Then the bone thing just faded into the background.
The test results finally came back in a few days later. My doctor emailed me saying that my antibodies for CREST syndrome (also called scleroderma or systemic sclerosis) came back positive. So my results were, in her words, “indicative of systemic sclerosis.” I googled it. If you do not know what scleroderma/systemic sclerosis is, it is a horrifying debilitating, progressive, and sometimes fatal disease that robs you of your self-confidence and independence. I am sorry if anyone reading this has it. There are ways to fight it, there are ways to get support and maintain your confidence and independence, but let’s not kid ourselves–this disease is real, raw, and goddammit, why does it even exist.
I cried. A lot. Like, nervous breakdown sobbing. I am an artist, a writer, and I enjoyed yoga and simple things–you know, like brushing my teeth and fixing my hair–without worrying about my hands balling into inflexible claws. I didn’t want my face to become so tight that I couldn’t smile like I used to. I didn’t want to get gastric reflux so bad that I had to elevate my bed or risk barfing all the time. I didn’t want to get pulmonary hypertension. Or have my fingers’ circulation get cut off so badly that I got ulcers or–God forbid–had to have them amputated because of gangrene. THIS DISEASE IS HORRIBLE, IN OTHER WORDS.
What the fuck was wrong with me? Why was this happening to me? Haven’t I gone through enough in my life? Illness has haunted me like a fucking poltergeist since childhood. Two of my sisters died from a genetic disease. My grandmother has Parkinson’s and I am watching her slowly become so disabled she can no longer care for herself. My relatives on both sides of the family suffered from “rheumatism” or what’s now known as RA/rheumatoid arthritis, which is in the same family as lupus, scleroderma, polymyositis, and Sjogren’s.
I set up an appointment with a rheumatologist. I wrote down all my symptoms. I did research. I spent hours documenting things and culling through my memories of pain and bizarre symptoms. I realized I had much more in common with Lupus and Sjogren’s than scleroderma, but it’s possible my disease was caught in its infancy. I saw that endometriosis is very common in people with autoimmune disease. Nothing about bones, though. So I focused on the immediate problem and brought a huge file to my doctor.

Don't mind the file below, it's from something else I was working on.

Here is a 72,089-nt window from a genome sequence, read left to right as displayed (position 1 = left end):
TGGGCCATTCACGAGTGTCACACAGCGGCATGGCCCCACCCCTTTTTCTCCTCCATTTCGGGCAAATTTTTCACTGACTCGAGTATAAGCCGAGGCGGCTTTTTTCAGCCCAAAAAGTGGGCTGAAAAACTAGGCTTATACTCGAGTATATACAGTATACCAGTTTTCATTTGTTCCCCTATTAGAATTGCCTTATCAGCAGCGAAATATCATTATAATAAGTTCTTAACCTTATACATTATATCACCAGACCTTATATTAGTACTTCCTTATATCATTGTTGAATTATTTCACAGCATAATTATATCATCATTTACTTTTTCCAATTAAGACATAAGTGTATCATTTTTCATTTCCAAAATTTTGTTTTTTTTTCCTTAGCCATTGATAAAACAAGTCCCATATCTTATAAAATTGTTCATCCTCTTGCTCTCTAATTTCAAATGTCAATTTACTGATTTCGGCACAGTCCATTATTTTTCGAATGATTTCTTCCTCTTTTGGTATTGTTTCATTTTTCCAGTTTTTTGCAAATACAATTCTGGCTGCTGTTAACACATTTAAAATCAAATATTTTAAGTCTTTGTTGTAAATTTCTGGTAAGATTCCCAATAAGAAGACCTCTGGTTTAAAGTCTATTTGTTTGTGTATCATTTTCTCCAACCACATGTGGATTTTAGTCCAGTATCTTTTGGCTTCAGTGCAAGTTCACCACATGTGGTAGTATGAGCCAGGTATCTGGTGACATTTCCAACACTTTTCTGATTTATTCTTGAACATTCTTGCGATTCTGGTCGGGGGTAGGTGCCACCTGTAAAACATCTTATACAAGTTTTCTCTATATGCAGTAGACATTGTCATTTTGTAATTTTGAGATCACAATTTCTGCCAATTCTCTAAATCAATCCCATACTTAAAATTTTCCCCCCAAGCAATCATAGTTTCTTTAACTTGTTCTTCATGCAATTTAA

Well, let’s just say he sucked and didn’t really care why I was there. He pinched my skin and said “no, you don’t have scleroderma.” Then he wrinkled his nose and was like, “Actually your skin is very soft, like REALLY soft, and quite flexible.” (This, I would find out later, is a really important symptom, and he as a rheumatologist should have seen something here. He of course, did not.) I was floored at how I was treated. He was more concerned with my bones than anything else, and ordered a bunch of tests (which I’d already had done) for me. He even insinuated that my pain was in my head and then gave me the diagnosis of fibromyalgia.
I believe fibro is real. I do. But I do not have it. It is a bullshit diagnosis for someone with clear connective tissue disease and pain associated with it. He did an xray to check for pulmonary hypertension and interstitial lung disease (associated with scleroderma) and sent me on my way after offering me painkillers, which I refused.